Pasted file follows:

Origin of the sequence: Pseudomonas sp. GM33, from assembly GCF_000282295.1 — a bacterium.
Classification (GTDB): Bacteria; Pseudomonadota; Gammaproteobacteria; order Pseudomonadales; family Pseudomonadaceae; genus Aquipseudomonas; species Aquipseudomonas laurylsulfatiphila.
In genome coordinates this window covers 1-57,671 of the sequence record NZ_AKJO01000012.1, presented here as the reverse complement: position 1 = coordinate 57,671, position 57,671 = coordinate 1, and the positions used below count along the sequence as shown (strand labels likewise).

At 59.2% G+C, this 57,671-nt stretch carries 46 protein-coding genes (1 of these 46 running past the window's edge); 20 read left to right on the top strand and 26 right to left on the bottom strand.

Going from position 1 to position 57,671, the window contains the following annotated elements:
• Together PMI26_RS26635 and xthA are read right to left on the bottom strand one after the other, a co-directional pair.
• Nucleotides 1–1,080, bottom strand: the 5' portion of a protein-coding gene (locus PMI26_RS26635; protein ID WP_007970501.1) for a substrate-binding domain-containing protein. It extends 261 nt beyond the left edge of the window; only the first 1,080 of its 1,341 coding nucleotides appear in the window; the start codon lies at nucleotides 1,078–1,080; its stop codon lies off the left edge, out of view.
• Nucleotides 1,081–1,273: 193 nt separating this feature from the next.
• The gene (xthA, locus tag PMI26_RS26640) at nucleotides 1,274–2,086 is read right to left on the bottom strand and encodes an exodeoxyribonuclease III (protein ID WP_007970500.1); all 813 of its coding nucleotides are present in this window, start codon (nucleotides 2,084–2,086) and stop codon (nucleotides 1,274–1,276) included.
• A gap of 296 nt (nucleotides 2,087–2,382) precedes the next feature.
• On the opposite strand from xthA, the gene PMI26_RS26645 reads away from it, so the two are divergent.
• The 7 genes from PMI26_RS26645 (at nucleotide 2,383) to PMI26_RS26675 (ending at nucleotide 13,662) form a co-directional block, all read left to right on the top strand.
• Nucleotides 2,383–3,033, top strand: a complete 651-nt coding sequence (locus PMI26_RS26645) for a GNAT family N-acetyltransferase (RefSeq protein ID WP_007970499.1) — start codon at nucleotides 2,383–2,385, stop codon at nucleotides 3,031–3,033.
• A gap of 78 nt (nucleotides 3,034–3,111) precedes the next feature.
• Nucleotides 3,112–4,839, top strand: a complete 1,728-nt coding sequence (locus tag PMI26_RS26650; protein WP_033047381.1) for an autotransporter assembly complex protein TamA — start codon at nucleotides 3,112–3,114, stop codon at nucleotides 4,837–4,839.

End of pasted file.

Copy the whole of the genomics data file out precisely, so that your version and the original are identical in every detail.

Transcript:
Origin of the sequence: Pseudomonas sp. GM33, from assembly GCF_000282295.1 — a bacterium.
Classification (GTDB): Bacteria; Pseudomonadota; Gammaproteobacteria; order Pseudomonadales; family Pseudomonadaceae; genus Aquipseudomonas; species Aquipseudomonas laurylsulfatiphila.
In genome coordinates this window covers 1-57,671 of the sequence record NZ_AKJO01000012.1, presented here as the reverse complement: position 1 = coordinate 57,671, position 57,671 = coordinate 1, and the positions used below count along the sequence as shown (strand labels likewise).

At 59.2% G+C, this 57,671-nt stretch carries 46 protein-coding genes (1 of these 46 running past the window's edge); 20 read left to right on the top strand and 26 right to left on the bottom strand.

Going from position 1 to position 57,671, the window contains the following annotated elements:
• Together PMI26_RS26635 and xthA are read right to left on the bottom strand one after the other, a co-directional pair.
• Nucleotides 1–1,080, bottom strand: the 5' portion of a protein-coding gene (locus PMI26_RS26635; protein ID WP_007970501.1) for a substrate-binding domain-containing protein. It extends 261 nt beyond the left edge of the window; only the first 1,080 of its 1,341 coding nucleotides appear in the window; the start codon lies at nucleotides 1,078–1,080; its stop codon lies off the left edge, out of view.
• Nucleotides 1,081–1,273: 193 nt separating this feature from the next.
• The gene (xthA, locus tag PMI26_RS26640) at nucleotides 1,274–2,086 is read right to left on the bottom strand and encodes an exodeoxyribonuclease III (protein ID WP_007970500.1); all 813 of its coding nucleotides are present in this window, start codon (nucleotides 2,084–2,086) and stop codon (nucleotides 1,274–1,276) included.
• A gap of 296 nt (nucleotides 2,087–2,382) precedes the next feature.
• On the opposite strand from xthA, the gene PMI26_RS26645 reads away from it, so the two are divergent.
• The 7 genes from PMI26_RS26645 (at nucleotide 2,383) to PMI26_RS26675 (ending at nucleotide 13,662) form a co-directional block, all read left to right on the top strand.
• Nucleotides 2,383–3,033, top strand: a complete 651-nt coding sequence (locus PMI26_RS26645) for a GNAT family N-acetyltransferase (RefSeq protein ID WP_007970499.1) — start codon at nucleotides 2,383–2,385, stop codon at nucleotides 3,031–3,033.
• A gap of 78 nt (nucleotides 3,034–3,111) precedes the next feature.
• Nucleotides 3,112–4,839, top strand: a complete 1,728-nt coding sequence (locus tag PMI26_RS26650; protein WP_033047381.1) for an autotransporter assembly complex protein TamA — start codon at nucleotides 3,112–3,114, stop codon at nucleotides 4,837–4,839.